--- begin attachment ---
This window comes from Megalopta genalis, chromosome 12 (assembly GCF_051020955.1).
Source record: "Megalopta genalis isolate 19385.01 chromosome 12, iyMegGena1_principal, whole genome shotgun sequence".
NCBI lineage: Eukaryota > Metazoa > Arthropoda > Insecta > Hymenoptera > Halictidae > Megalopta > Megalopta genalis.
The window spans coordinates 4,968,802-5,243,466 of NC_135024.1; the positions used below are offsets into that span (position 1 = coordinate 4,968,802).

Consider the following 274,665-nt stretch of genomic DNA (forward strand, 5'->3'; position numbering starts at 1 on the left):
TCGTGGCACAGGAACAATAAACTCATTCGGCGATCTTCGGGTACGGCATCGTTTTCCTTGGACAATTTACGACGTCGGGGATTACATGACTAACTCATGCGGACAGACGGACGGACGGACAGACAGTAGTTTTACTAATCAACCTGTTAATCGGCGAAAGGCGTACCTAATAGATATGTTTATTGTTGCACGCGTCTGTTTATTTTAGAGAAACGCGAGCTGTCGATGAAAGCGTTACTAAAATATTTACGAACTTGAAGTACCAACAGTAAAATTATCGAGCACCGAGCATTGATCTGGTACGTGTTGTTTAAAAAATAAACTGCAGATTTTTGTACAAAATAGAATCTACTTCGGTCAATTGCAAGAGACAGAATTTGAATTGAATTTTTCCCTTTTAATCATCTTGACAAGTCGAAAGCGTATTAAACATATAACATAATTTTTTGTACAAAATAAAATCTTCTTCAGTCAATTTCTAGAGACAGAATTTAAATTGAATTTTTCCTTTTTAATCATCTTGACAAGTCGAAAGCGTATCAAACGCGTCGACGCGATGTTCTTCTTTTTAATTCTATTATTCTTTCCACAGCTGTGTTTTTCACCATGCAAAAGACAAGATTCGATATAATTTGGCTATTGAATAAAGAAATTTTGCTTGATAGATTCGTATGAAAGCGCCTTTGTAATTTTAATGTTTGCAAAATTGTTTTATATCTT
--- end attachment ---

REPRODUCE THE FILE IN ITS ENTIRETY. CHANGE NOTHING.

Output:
This window comes from Megalopta genalis, chromosome 12 (assembly GCF_051020955.1).
Source record: "Megalopta genalis isolate 19385.01 chromosome 12, iyMegGena1_principal, whole genome shotgun sequence".
NCBI lineage: Eukaryota > Metazoa > Arthropoda > Insecta > Hymenoptera > Halictidae > Megalopta > Megalopta genalis.
The window spans coordinates 4,968,802-5,243,466 of NC_135024.1; the positions used below are offsets into that span (position 1 = coordinate 4,968,802).

Consider the following 274,665-nt stretch of genomic DNA (forward strand, 5'->3'; position numbering starts at 1 on the left):
TCGTGGCACAGGAACAATAAACTCATTCGGCGATCTTCGGGTACGGCATCGTTTTCCTTGGACAATTTACGACGTCGGGGATTACATGACTAACTCATGCGGACAGACGGACGGACGGACAGACAGTAGTTTTACTAATCAACCTGTTAATCGGCGAAAGGCGTACCTAATAGATATGTTTATTGTTGCACGCGTCTGTTTATTTTAGAGAAACGCGAGCTGTCGATGAAAGCGTTACTAAAATATTTACGAACTTGAAGTACCAACAGTAAAATTATCGAGCACCGAGCATTGATCTGGTACGTGTTGTTTAAAAAATAAACTGCAGATTTTTGTACAAAATAGAATCTACTTCGGTCAATTGCAAGAGACAGAATTTGAATTGAATTTTTCCCTTTTAATCATCTTGACAAGTCGAAAGCGTATTAAACATATAACATAATTTTTTGTACAAAATAAAATCTTCTTCAGTCAATTTCTAGAGACAGAATTTAAATTGAATTTTTCCTTTTTAATCATCTTGACAAGTCGAAAGCGTATCAAACGCGTCGACGCGATGTTCTTCTTTTTAATTCTATTATTCTTTCCACAGCTGTGTTTTTCACCATGCAAAAGACAAGATTCGATATAATTTGGCTATTGAATAAAGAAATTTTGCTTGATAGATTCGTATGAAAGCGCCTTTGTAATTTTAATGTTTGCAAAATTGTTTTATATCTT